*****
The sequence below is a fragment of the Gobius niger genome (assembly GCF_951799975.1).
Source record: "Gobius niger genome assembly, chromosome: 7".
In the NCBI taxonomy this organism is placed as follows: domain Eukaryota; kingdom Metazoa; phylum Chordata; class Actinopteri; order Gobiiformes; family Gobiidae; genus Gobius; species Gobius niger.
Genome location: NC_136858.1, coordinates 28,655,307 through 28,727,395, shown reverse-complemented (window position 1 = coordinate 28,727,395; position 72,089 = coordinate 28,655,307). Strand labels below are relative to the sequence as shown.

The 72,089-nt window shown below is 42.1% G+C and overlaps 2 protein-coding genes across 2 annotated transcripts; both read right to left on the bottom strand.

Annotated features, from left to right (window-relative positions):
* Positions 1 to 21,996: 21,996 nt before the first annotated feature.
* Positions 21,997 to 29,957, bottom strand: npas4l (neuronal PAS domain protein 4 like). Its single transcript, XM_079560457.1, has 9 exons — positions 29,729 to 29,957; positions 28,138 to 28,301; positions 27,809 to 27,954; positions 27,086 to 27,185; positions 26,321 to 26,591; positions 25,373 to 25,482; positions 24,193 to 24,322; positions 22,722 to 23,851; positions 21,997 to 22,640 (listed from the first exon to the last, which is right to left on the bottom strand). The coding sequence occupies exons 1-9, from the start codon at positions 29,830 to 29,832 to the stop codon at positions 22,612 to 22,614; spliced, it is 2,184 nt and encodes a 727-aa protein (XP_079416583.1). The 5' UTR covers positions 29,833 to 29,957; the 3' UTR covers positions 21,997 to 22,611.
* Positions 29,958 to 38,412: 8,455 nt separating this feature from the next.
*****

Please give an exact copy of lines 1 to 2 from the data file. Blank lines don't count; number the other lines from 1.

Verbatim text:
The sequence below is a fragment of the Gobius niger genome (assembly GCF_951799975.1).
Source record: "Gobius niger genome assembly, chromosome: 7".